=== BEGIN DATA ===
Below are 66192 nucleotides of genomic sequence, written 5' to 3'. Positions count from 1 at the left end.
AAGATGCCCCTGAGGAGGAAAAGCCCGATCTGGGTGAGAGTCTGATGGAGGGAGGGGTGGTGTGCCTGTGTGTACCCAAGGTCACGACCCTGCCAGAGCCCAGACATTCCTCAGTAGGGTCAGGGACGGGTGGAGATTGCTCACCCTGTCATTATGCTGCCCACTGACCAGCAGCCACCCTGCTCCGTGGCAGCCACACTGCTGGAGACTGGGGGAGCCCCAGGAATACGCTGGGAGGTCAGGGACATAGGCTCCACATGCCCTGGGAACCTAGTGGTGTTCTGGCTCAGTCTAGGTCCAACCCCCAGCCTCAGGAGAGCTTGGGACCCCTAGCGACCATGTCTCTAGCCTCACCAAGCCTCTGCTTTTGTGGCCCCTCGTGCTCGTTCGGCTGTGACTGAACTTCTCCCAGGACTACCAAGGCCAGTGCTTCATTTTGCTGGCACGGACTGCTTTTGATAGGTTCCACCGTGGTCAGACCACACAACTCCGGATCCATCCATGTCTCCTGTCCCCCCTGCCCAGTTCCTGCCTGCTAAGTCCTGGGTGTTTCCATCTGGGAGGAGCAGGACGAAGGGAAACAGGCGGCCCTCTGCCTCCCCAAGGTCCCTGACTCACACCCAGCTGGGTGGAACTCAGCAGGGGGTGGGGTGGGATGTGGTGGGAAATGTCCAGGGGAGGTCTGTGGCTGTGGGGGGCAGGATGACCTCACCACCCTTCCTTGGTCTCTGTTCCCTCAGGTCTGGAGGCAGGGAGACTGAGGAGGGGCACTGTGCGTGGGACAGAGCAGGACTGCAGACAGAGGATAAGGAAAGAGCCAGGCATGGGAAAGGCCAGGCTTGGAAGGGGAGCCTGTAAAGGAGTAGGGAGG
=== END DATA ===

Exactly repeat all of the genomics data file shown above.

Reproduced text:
Below are 66192 nucleotides of genomic sequence, written 5' to 3'. Positions count from 1 at the left end.
AAGATGCCCCTGAGGAGGAAAAGCCCGATCTGGGTGAGAGTCTGATGGAGGGAGGGGTGGTGTGCCTGTGTGTACCCAAGGTCACGACCCTGCCAGAGCCCAGACATTCCTCAGTAGGGTCAGGGACGGGTGGAGATTGCTCACCCTGTCATTATGCTGCCCACTGACCAGCAGCCACCCTGCTCCGTGGCAGCCACACTGCTGGAGACTGGGGGAGCCCCAGGAATACGCTGGGAGGTCAGGGACATAGGCTCCACATGCCCTGGGAACCTAGTGGTGTTCTGGCTCAGTCTAGGTCCAACCCCCAGCCTCAGGAGAGCTTGGGACCCCTAGCGACCATGTCTCTAGCCTCACCAAGCCTCTGCTTTTGTGGCCCCTCGTGCTCGTTCGGCTGTGACTGAACTTCTCCCAGGACTACCAAGGCCAGTGCTTCATTTTGCTGGCACGGACTGCTTTTGATAGGTTCCACCGTGGTCAGACCACACAACTCCGGATCCATCCATGTCTCCTGTCCCCCCTGCCCAGTTCCTGCCTGCTAAGTCCTGGGTGTTTCCATCTGGGAGGAGCAGGACGAAGGGAAACAGGCGGCCCTCTGCCTCCCCAAGGTCCCTGACTCACACCCAGCTGGGTGGAACTCAGCAGGGGGTGGGGTGGGATGTGGTGGGAAATGTCCAGGGGAGGTCTGTGGCTGTGGGGGGCAGGATGACCTCACCACCCTTCCTTGGTCTCTGTTCCCTCAGGTCTGGAGGCAGGGAGACTGAGGAGGGGCACTGTGCGTGGGACAGAGCAGGACTGCAGACAGAGGATAAGGAAAGAGCCAGGCATGGGAAAGGCCAGGCTTGGAAGGGGAGCCTGTAAAGGAGTAGGGAGG